Rep. Chris Taylor, D-Madison, fired back Republicans who control the committee were playing politics themselves by requiring DATCP Secretary Brad Pfaff to come before them seeking the money, which includes funding for vouchers to provide farmers counseling. She said they should’ve just approved it in the budget as Gov. Tony Evers had requested.
The vote capped off a tense six weeks between DATCP and JFC Republicans after the committee didn’t take up the agency’s request during a July hearing.
That prompted Pfaff to fire off a statement accusing Republicans of choosing to “leave farmers behind” and “abandoning our state’s farmers.” He said the agency only had enough funding left in the program for five vouchers.
Rep. Amy Loudenbeck, R-Clinton, said she was stunned at reading coverage of the issue a month ago and the accusation that Republicans were playing politics. She said DATCP had enough money in other accounts plus the flexibility to move around money to cover the costs of counseling sessions.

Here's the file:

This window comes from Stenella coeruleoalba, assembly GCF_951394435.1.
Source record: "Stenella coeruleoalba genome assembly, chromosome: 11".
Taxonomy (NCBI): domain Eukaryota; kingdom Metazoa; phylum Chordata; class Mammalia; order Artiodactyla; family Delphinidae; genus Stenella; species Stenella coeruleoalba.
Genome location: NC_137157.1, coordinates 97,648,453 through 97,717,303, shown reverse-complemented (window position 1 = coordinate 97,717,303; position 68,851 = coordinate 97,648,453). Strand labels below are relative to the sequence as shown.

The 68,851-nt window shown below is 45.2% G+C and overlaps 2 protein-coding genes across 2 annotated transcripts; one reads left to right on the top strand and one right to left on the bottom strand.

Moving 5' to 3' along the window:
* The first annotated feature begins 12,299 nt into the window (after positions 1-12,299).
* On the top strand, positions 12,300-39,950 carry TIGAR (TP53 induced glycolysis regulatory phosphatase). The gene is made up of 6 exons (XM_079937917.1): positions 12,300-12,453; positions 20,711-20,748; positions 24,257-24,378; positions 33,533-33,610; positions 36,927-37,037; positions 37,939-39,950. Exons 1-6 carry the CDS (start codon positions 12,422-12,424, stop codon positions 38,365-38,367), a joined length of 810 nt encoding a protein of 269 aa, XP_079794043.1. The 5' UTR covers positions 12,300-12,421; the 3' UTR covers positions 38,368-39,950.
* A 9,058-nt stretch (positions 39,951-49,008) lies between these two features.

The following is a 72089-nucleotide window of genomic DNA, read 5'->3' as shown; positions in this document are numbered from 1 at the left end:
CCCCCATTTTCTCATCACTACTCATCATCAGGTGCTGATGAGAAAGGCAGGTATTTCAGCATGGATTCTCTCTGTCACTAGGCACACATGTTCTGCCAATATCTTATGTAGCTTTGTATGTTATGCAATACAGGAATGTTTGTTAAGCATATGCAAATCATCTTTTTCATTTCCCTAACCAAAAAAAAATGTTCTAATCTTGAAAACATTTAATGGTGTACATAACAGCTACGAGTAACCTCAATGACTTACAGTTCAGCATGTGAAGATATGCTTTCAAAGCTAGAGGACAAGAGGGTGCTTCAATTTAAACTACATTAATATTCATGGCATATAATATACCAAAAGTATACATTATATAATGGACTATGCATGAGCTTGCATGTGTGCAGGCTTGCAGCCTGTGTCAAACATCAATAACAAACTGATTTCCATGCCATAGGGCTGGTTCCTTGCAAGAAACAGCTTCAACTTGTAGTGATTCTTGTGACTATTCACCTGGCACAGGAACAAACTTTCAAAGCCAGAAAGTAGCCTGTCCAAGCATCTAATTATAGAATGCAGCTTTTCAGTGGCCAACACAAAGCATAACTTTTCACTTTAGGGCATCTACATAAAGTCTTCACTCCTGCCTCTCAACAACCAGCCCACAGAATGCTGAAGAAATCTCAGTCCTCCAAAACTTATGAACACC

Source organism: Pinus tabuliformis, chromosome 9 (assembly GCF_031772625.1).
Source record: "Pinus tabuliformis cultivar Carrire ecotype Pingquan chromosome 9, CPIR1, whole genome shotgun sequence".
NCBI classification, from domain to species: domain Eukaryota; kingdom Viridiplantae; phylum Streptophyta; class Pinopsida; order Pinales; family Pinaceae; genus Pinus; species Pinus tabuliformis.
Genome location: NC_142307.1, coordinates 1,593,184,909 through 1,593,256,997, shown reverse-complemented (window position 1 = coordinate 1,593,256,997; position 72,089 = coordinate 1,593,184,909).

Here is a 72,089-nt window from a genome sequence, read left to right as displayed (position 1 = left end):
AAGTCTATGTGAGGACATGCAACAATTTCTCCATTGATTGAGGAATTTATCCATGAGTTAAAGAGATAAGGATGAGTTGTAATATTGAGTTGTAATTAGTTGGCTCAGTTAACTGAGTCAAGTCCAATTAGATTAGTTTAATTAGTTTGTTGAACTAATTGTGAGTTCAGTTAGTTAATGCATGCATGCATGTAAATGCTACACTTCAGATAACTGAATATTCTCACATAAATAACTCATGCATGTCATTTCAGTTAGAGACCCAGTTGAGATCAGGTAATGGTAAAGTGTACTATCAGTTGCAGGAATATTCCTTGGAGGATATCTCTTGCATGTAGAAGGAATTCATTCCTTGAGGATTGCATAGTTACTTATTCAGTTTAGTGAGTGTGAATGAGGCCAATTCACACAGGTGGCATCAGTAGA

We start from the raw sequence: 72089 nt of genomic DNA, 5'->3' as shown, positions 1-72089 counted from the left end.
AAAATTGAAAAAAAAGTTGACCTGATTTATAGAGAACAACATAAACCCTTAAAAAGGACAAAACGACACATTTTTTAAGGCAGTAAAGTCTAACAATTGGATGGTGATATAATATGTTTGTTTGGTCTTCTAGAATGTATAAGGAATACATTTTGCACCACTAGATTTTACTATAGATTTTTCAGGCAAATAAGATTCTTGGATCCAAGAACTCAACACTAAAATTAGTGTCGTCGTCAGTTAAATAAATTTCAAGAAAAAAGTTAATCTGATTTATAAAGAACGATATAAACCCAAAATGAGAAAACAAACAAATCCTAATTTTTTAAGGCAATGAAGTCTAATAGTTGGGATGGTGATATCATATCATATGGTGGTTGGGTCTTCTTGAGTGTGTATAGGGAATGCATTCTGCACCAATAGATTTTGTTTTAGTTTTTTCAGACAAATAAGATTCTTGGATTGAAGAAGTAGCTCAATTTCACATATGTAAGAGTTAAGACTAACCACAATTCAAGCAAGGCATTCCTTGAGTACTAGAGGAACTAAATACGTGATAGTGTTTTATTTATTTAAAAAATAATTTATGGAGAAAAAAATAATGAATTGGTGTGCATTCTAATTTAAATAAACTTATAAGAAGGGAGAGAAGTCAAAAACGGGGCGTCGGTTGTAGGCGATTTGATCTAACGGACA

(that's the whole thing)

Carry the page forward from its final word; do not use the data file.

“I was thinking this is not Wisconsin,” Loudenbeck said. “We don’t play politics with the salt of the earth folks out there actually struggling.”
Committee Co-chair John Nygren, R-Marinette, asked Pfaff a series of sharp questions, suggesting the agency was failing to share information with Rep. Joan Ballweg, chair of the Speaker’s Task Force on Suicide Prevention, in a timely manner. He also said DATCP hadn’t shared with the co-chairs the dwindling amount of funding available for vouchers before going to the media.
Pfaff didn’t directly respond to the accusation, saying his team has provided information to Ballweg, R-Markesan, and said the agency has a good working relationship with her. He also said DATCP had provided information to LFB.
But Taylor charged it was Republicans on the committee who were playing politics by taking the money Evers set aside in the budget for the mental health programs and placing it in the JFC supplemental appropriation. That required the agency to seek the committee’s permission before it could be released.
— A startup called MOSAIC Box recently won the 2019 Doyenne Group’s 5x5x5 pitch event in Madison and received a $5,000 seed grant.
The company sells a monthly subscription to a box containing $200 worth of curated, handcrafted products from around the world. Founded by Chioma Amegashie, MOSAIC Box will now have the chance to participate in the Doyenne Accelerator.